“Culture eats strategy for breakfast” – that’s what management consultant Peter Drucker said about the power of corporate culture.
He asserted that strategy is important but that an organization’s culture is the true path to its success.
Lots of PR agencies brag about their culture. Their social media channels and website share pictures of their employees having fun, and tout employee programs and benefits such as yoga classes, Flex Fridays, dog-friendly offices or Taco Tuesday lunches.
And while those things may help them in attracting the attention of potential new talent, an agency’s culture doesn’t come from the programs it offers or the cool accoutrements it scatters around the office.
True culture evolves over time from the agency’s people, their actions and their passion. It embodies how they interact, how they operate, what they value, how they treat each other, and how they feel about their clients.
Some firms, in their quest to be an “employer of choice” or a winner in the local “Best Places to Work” competition, offer all kinds of flashy programs, yet in reality have deeply toxic cultures where employees live in fear of their managers, their clients and each other – and hate going to work.
So don’t let the cool PR agency office trappings fool you.
If the agency’s people are not passionate about helping their clients, about their job or about their organization, all the programs and perks in the world won’t improve their performance on your behalf.
A positive, healthy PR agency culture offers many benefits to both the agency and its clients. A great culture:
• Creates loyalty, ownership and continuity of purpose;
• Strengthens resilience during times of adversity that inevitably come up;
• Drives people to want to do their very best;
• Inspires people to go above and beyond expectations;
• Replaces fear with encouragement, empowerment and fun; and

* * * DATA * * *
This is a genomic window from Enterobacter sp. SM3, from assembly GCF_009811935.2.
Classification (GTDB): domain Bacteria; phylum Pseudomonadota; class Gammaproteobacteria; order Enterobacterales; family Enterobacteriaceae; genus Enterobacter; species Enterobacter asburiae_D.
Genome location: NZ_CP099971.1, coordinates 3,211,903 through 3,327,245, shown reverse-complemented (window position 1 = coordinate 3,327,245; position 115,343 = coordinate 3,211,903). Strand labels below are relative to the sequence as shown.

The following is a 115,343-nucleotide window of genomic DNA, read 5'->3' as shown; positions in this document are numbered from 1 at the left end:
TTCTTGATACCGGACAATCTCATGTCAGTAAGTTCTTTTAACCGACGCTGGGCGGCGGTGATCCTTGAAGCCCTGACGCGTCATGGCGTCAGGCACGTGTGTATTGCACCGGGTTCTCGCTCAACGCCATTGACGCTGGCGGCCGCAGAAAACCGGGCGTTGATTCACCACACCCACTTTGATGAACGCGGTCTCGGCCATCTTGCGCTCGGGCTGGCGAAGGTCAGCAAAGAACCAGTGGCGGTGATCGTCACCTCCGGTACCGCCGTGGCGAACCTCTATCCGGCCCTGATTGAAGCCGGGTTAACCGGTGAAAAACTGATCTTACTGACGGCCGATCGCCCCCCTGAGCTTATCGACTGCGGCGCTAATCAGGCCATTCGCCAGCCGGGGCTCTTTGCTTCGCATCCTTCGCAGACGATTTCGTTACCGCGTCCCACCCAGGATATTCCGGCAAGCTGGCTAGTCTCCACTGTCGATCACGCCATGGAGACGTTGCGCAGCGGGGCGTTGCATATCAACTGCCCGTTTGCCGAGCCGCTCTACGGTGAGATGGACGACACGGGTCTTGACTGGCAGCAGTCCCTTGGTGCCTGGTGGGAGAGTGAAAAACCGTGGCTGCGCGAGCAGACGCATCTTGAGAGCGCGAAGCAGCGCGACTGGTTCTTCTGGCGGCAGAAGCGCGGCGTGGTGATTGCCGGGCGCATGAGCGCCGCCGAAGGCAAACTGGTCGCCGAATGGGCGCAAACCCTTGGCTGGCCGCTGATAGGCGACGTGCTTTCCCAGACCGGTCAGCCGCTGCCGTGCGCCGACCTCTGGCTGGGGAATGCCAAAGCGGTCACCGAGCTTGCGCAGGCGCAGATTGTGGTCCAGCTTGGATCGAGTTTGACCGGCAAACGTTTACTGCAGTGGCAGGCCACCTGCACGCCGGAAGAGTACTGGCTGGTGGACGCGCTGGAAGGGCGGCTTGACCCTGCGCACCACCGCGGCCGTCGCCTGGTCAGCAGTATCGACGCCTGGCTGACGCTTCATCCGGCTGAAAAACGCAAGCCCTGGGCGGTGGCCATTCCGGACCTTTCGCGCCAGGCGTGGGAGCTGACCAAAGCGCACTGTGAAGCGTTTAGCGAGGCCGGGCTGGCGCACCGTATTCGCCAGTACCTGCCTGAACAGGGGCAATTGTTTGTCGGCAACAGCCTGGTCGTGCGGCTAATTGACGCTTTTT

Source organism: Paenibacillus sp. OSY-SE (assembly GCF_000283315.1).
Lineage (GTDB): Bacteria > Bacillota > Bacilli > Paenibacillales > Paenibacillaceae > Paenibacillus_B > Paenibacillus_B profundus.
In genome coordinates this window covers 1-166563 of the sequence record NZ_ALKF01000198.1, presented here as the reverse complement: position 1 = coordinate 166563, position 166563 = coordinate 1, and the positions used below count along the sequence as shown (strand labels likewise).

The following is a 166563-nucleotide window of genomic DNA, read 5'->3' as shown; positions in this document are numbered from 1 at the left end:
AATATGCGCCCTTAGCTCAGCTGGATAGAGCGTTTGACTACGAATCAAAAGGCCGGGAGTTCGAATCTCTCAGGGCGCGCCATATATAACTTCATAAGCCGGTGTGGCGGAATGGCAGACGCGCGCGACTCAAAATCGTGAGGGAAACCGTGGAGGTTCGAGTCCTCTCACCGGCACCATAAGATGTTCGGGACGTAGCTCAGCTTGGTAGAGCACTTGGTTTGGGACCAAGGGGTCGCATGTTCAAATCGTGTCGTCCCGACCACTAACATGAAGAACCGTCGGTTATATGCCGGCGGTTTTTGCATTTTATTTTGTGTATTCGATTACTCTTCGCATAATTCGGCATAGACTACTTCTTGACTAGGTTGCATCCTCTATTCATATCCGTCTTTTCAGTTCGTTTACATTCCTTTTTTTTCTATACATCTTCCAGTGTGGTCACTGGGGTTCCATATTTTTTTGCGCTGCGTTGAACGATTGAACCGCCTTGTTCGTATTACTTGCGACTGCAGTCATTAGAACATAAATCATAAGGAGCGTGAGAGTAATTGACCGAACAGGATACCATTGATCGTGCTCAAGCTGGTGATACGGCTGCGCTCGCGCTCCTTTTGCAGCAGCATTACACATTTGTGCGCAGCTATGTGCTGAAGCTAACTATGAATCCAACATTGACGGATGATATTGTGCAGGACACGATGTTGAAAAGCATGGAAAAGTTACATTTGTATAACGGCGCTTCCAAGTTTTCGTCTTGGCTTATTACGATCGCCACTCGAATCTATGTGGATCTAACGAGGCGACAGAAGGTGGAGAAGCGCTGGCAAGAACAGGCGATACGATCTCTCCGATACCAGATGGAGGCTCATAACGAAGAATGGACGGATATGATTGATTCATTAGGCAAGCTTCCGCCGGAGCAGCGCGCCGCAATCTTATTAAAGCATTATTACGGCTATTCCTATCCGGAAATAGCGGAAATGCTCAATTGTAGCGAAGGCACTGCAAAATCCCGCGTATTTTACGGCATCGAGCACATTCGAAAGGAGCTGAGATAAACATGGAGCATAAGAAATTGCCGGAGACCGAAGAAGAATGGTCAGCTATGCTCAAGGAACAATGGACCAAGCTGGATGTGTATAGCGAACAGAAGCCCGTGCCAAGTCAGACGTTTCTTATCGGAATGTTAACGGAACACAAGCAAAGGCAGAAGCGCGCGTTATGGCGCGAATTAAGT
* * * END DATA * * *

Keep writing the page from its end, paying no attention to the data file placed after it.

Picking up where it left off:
• Provides results that strategy alone cannot achieve.
So, how do you know when a PR firm has a great culture?
Here are a few telltale signs:
1) The agency staff demonstrates that it enjoys doing the work, working with their clients and working with each other. They’re enthusiastic, upbeat and excited. They enjoy the challenges clients present. Their clients look forward to talking or meeting with the agency personnel. And the employees often hang out with each other outside of work.
We’re often puzzled by the agencies that talk about how they instill fun into their work by equipping the office with a billiards table, a ping-pong table or a rolling cocktail cart. Our belief is that if PR agency employees really need those things to have fun doing PR, they’re either doing it wrong … or they’re in the wrong business … or both.
2) The agency employees have a long tenure with the firm. Turnover is a problem for many PR agencies, and some have turnover rates of 20 to 35%. So, if most of the employees have been with the firm for more than 5 or 10 years, you can bet that a positive, supportive culture is a big part of what is keeping them there.
3) The PR firm’s relationships with its clients are long-term – often stretching 10, 15 or more years. In the PR business, where the typical client-agency relationship lasts three years or so, longer relationships can be a strong indicator of a positive agency culture and healthy mutual respect.
Such long-term relationships suggest the agency is more focused on being a long-term, valued business partner rather than in scoring some quick billings and moving on to the next target in a churn-and-burn mentality.
4) The agency’s clients rave about the agency, its work and the integrity of the firm’s account people. There is nothing more telling, or more powerful, than when a happy client recommends their PR agency to their colleagues and peers.
Ultimately, the PR business is about relationships and trust. And a PR firm’s culture plays a huge role in how its relationships with its clients will develop.
Brian Chesky, co-founder and CEO of Airbnb, sums corporate culture up this way: “When the culture is strong, you can trust everyone to do the right thing.”
And isn’t that what you want from your PR agency?